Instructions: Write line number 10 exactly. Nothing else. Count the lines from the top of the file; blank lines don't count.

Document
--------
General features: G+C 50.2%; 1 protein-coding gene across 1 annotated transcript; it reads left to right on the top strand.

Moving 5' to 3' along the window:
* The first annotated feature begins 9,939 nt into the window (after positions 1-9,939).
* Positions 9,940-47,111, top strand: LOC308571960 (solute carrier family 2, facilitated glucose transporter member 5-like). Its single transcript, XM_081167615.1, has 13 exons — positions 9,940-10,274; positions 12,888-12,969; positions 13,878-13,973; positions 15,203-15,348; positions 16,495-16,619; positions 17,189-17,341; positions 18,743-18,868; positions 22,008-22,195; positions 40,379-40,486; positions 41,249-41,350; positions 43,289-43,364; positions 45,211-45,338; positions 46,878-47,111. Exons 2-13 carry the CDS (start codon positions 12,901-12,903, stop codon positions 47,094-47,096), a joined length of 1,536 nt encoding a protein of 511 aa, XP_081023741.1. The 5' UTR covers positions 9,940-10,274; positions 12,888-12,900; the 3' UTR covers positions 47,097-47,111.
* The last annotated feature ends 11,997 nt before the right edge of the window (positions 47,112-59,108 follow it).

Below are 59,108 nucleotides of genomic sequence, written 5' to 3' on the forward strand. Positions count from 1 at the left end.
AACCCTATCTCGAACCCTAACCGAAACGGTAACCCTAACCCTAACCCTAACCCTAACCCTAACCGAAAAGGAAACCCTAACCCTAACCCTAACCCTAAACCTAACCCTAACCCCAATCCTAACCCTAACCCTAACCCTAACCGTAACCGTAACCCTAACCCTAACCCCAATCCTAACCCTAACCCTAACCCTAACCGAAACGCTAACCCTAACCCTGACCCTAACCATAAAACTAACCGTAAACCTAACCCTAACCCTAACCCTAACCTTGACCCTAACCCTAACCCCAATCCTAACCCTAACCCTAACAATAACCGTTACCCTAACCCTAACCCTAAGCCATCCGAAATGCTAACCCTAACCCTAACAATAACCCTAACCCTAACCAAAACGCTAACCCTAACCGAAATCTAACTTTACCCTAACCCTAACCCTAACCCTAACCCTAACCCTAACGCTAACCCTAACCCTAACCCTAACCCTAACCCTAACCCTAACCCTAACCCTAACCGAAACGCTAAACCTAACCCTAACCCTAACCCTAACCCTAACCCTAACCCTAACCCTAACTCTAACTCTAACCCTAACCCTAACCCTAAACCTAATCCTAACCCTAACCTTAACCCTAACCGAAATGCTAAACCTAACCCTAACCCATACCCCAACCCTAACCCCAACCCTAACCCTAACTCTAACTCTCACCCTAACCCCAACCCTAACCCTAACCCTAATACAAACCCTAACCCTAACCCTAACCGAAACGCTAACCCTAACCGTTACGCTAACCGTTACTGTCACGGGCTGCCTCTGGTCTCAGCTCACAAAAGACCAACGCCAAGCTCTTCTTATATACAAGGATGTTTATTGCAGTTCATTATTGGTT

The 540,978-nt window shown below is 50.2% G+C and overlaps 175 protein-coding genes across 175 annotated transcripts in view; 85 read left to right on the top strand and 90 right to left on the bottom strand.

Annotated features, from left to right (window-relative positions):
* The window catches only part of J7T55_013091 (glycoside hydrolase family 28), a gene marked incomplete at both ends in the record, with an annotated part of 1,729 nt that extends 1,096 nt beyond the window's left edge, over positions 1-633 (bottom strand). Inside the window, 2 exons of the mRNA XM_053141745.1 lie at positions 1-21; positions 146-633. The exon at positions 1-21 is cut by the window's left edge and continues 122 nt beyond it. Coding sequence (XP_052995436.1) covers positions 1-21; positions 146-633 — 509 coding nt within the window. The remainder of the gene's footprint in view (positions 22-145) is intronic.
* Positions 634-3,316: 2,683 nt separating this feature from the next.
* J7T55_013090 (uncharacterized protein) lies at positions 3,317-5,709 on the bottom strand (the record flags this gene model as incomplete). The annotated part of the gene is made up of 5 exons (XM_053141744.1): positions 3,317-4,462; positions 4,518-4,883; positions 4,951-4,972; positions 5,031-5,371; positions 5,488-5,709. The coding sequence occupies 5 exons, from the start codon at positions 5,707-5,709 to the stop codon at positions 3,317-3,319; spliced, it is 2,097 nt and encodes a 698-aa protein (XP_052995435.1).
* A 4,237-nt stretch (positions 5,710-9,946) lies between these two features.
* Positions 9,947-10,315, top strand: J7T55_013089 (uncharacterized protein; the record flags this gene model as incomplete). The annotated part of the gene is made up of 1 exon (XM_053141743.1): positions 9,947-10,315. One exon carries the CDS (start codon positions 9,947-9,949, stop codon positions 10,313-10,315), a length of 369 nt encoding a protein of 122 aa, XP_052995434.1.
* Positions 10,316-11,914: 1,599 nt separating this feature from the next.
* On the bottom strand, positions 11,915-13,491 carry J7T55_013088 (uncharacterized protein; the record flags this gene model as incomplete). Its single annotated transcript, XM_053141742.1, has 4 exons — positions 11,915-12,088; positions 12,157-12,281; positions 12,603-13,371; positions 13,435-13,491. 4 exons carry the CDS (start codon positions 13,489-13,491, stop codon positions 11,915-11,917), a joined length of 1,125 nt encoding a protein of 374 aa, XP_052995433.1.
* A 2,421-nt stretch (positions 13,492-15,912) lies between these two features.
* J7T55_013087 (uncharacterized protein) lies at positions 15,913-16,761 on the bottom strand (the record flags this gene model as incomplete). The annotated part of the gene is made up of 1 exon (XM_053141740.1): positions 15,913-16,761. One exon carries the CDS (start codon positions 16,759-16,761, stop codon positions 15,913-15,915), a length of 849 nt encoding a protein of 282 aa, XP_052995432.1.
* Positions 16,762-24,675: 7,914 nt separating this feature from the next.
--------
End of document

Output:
* The window catches only part of J7T55_013091 (glycoside hydrolase family 28), a gene marked incomplete at both ends in the record, with an annotated part of 1,729 nt that extends 1,096 nt beyond the window's left edge, over positions 1-633 (bottom strand). Inside the window, 2 exons of the mRNA XM_053141745.1 lie at positions 1-21; positions 146-633. The exon at positions 1-21 is cut by the window's left edge and continues 122 nt beyond it. Coding sequence (XP_052995436.1) covers positions 1-21; positions 146-633 — 509 coding nt within the window. The remainder of the gene's footprint in view (positions 22-145) is intronic.